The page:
And then you're going to add all that
to your mayonnaise to create tartare sauce,
that you'd go with normally fish or chips.
So you can add as much or as little of the greens as you want,
but what we're looking at is the quality of the chopping.
It's all got to be the same size.
Right, guys, if you'd like to have a taste.
If you only can taste mustard, the balance isn't right.
If it's too vinegary, again, the balance isn't right.
Don't be afraid to go back and tweak things.
I would like to give you 20 minutes, but at the end of that 20 minutes,
I want to see perfection. Fantastic challenge.
Any last words for our cooks?
Taste, taste, taste.
Cos the most important thing as a chef is to taste what we do.
ALL: Yes, Chef.
So our cooks are attempting to make the perfect mayonnaise,
and then, using the additional ingredients,
they must transform it into a tartare sauce
all in just 20 minutes.
The first delicate step in the process
is to combine the egg yolks with the oil.
I think my biggest thing is that I don't split the egg,
so...fingers crossed, I won't!
Good workout on the arms, isn't it?
Hopefully I'll be on time. At least it can't be raw.
Hi, Hussain. Hey. How are we getting on?
Yeah, not too bad. Just trying to stop the bowl from wobbling.
There you go. And how do you feel about adding all the ingredients
to make a tartare sauce? Yeah, hopefully good,
because I'm the kind of chef
that likes to taste stuff and sort of make up dishes
based on taste, so hopefully be able to flavour it just right.
Good luck. Keep whisking, lad.
Bryn's looking for a rich, velvety mayonnaise.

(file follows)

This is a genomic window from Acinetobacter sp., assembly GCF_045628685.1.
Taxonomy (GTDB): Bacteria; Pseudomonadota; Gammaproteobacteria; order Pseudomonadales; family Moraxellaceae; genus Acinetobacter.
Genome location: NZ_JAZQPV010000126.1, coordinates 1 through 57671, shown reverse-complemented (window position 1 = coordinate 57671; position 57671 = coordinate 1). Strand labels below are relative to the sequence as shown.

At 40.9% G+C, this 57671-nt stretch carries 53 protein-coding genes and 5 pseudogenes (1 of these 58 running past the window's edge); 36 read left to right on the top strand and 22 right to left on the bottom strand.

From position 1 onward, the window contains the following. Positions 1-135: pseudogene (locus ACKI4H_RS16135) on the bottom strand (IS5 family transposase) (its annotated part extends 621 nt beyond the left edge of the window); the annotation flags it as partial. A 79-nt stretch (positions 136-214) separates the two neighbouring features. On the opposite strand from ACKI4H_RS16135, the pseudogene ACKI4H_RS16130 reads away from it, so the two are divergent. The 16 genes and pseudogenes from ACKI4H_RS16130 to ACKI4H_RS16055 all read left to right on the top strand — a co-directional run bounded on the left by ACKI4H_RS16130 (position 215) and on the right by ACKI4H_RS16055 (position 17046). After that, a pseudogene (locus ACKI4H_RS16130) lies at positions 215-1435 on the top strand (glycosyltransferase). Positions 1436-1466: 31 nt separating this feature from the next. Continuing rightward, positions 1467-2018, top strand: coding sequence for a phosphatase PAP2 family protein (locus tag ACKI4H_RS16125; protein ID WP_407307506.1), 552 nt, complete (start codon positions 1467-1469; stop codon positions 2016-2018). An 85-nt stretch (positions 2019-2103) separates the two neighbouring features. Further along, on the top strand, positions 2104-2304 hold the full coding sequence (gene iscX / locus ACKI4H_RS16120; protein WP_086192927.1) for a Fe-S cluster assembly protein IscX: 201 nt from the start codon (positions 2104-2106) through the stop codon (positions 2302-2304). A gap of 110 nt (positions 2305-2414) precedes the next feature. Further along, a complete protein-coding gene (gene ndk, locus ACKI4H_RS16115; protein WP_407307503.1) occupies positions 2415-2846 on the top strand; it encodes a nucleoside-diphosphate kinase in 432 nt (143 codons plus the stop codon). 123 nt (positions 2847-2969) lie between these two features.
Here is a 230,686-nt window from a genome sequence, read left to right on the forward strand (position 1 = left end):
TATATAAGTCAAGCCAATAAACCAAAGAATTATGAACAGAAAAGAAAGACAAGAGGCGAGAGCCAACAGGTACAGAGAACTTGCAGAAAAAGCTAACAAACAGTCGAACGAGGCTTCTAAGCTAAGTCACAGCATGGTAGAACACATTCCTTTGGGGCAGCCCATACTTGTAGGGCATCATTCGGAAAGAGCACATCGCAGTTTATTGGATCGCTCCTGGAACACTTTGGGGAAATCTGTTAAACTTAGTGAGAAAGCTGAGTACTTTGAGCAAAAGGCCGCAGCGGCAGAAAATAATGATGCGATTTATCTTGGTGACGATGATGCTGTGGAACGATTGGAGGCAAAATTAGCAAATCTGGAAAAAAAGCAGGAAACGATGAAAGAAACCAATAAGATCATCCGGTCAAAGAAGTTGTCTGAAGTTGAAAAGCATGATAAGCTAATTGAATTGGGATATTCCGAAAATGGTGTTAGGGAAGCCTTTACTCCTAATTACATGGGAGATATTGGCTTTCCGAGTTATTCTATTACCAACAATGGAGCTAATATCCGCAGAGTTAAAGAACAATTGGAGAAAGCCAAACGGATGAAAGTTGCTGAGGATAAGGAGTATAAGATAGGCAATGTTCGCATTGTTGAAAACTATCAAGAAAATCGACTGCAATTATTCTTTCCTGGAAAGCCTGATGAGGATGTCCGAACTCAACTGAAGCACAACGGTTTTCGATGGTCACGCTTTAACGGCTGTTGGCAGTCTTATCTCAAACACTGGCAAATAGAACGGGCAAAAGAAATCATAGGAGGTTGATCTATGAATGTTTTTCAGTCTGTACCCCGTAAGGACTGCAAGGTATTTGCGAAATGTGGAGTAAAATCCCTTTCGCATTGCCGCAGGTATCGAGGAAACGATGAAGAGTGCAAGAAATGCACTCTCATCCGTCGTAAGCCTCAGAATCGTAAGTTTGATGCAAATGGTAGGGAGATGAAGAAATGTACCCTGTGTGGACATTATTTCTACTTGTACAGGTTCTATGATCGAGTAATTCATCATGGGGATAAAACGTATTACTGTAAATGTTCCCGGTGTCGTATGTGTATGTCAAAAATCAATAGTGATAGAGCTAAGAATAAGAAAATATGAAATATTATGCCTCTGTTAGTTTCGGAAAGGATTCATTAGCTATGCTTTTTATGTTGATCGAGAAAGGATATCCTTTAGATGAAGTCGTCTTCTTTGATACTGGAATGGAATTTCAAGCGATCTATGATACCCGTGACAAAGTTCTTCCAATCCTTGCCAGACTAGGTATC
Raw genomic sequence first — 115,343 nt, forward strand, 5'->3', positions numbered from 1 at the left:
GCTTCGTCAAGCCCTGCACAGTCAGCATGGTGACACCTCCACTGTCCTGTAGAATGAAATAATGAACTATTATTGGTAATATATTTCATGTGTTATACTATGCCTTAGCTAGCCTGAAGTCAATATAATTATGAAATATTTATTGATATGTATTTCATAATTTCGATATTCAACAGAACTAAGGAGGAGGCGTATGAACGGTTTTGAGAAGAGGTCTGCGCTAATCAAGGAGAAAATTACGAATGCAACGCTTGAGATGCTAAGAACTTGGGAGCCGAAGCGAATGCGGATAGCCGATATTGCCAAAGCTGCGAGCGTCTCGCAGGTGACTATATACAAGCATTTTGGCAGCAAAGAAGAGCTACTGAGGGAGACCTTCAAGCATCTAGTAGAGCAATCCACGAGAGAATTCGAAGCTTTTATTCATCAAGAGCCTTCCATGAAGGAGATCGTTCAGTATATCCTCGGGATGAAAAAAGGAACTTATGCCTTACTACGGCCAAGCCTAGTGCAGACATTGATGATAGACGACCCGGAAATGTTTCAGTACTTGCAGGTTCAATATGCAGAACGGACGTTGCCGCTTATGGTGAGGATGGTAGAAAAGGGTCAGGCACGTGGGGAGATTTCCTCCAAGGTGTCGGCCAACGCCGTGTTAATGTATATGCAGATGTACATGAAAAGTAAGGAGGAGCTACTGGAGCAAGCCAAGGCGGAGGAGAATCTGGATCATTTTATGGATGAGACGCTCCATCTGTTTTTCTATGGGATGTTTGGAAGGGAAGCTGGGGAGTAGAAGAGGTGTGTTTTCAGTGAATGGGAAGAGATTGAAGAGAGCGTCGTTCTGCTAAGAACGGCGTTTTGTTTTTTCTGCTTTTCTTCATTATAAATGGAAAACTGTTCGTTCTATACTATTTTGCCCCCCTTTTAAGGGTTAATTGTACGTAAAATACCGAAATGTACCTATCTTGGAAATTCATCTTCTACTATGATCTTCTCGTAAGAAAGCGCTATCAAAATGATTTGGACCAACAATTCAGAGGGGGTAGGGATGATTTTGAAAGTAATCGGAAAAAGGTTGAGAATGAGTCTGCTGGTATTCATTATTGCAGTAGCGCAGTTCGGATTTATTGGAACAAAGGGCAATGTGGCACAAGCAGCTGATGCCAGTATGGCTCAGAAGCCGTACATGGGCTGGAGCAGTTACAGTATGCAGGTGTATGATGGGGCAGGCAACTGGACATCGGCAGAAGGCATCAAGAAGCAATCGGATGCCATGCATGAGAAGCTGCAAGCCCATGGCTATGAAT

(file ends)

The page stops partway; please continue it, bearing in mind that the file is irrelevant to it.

Too much oil added too quickly will result in a runny mess.
Hiya, Julie. Hi.
Julie, you OK? Yes, thank you.
Whisking away there? I am, yeah.
Just go a little bit quicker with your oil, just a little tip.
Yeah. That's it.
If they pour it too slow, is there...?
Well, yeah, you'd just be there forever.
You need two hours rather than 20 minutes.
But it's that gradual stream, which is what you're looking for as well.
OK. So are you feeling quite confident?
I can only try.
I've made it twice before at home and it hasn't been great,
but now that I've seen you do it, you know, it's helpful, isn't it?
Great. Well, you're looking OK, so it's good.
Thank you. We'll leave you to it.
Yes. Get out of your hair. Thank you.
Hiya, Barry. Hiya. You good?
OK. Just trying to really...
Just trying to get the... Yeah, it's not quite holding.
You've got plenty of time.
Once that's made, you've only got to chop.
Only got to chop. That's all. And how's your chopping skills?
It's keeping everything even which I struggle with.
I can get things quite small, but it's keeping everything
military in the same kind of, like...
Look at the concentration on his face.
We'll leave you to it. Keep on going.
Good luck. Good luck.
Absolutely aching right now.
You don't want to ruin it at the last minute, do you,
by a big glug of oil going in?
Right, guys, you've had ten minutes, so you're halfway through.
Just focusing on whisking and making sure that the egg doesn't split,
but I think it's there now, perfect.
(Let's start chopping.)
HUSHED TONE: So they all seem quite capable.
Yeah. I'd say the only one that seems a little bit nervous is Barry.
Barry, yeah. I think it's a harder challenge than just cooking.
Once it's cooked, it's done. Yeah.
But they can chop and change until the very, very last minute.
Do you think they are going to taste all very different?
Yes, massively. They will all look different. One will put more herbs in,